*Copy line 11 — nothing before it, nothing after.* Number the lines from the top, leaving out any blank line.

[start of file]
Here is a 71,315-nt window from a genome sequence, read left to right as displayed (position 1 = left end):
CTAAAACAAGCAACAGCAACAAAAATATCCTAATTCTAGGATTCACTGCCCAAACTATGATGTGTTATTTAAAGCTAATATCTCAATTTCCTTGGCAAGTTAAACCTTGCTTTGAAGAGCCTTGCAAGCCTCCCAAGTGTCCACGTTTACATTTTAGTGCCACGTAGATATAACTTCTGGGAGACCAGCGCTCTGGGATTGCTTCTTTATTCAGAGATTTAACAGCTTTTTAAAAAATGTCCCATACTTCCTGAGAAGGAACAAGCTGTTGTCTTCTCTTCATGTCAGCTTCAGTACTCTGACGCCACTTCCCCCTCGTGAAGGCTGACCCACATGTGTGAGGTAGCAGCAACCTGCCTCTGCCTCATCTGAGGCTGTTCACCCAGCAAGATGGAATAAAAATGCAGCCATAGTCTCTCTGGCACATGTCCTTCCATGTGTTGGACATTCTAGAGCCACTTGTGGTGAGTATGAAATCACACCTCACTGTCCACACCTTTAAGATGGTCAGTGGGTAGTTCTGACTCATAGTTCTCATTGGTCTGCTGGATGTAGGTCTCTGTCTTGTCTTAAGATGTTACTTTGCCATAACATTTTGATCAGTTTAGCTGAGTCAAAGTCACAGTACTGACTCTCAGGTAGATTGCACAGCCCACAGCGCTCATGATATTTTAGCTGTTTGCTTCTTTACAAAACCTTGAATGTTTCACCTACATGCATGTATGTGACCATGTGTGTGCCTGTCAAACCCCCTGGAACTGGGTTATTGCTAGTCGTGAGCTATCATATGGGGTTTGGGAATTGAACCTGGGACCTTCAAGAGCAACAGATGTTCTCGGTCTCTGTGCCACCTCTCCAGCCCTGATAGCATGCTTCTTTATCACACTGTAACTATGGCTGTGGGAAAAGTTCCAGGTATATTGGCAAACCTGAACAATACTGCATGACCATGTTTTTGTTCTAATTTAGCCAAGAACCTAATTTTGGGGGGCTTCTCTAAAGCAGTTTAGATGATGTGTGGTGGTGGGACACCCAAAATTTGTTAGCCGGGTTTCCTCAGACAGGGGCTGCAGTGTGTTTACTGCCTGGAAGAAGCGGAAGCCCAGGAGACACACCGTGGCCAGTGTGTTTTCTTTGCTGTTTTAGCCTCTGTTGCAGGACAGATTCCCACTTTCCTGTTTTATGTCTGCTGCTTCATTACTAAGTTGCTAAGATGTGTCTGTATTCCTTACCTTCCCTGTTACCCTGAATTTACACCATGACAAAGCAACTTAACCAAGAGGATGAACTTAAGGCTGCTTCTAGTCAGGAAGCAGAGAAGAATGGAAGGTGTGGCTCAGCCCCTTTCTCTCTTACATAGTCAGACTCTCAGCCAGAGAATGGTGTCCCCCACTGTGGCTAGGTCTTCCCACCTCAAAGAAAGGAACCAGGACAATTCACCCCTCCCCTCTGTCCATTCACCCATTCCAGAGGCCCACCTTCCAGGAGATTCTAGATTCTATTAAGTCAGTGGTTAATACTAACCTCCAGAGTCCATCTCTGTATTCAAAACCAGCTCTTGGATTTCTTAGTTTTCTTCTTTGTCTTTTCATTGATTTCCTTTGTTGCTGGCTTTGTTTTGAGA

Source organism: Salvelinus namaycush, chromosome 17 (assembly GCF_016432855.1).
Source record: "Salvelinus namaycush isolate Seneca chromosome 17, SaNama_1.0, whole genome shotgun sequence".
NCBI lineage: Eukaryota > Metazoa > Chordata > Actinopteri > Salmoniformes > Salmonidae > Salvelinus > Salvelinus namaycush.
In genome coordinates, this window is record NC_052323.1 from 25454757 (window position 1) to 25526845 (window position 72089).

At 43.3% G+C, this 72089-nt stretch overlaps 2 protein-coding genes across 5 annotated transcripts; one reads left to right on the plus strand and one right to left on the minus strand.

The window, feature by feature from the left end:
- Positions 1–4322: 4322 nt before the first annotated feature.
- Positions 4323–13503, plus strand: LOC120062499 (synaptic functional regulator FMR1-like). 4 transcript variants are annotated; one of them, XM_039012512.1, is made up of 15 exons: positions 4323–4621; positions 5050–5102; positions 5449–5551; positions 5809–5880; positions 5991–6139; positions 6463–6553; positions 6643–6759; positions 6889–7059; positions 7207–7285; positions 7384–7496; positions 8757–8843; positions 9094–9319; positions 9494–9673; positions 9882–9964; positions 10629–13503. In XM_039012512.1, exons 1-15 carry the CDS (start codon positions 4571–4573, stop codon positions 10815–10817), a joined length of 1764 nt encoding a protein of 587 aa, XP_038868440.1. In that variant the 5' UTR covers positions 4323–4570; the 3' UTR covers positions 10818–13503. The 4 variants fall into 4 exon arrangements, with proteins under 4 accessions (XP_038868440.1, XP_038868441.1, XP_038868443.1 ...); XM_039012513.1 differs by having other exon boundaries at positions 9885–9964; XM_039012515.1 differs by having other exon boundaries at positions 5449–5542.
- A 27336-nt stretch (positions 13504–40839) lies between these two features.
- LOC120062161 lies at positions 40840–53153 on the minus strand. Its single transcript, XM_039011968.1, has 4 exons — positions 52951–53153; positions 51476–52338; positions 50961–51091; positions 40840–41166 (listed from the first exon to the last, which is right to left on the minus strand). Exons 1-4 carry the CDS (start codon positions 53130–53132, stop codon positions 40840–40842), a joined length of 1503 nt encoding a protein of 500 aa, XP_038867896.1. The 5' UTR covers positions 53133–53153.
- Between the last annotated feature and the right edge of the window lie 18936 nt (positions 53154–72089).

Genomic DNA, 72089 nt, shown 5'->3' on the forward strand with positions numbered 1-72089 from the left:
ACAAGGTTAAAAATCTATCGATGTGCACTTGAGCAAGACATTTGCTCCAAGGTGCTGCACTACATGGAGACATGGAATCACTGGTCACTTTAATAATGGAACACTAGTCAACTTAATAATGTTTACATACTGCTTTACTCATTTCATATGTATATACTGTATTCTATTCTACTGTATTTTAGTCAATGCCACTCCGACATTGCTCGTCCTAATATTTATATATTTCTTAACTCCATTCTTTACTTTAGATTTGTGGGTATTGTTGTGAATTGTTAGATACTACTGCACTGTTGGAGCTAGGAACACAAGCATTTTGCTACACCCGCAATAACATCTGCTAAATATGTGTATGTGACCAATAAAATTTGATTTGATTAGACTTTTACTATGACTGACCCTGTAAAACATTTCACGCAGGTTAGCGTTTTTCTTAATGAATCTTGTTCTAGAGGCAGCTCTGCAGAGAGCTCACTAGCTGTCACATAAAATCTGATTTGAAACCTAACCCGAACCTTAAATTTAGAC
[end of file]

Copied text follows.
- A 27336-nt stretch (positions 13504–40839) lies between these two features.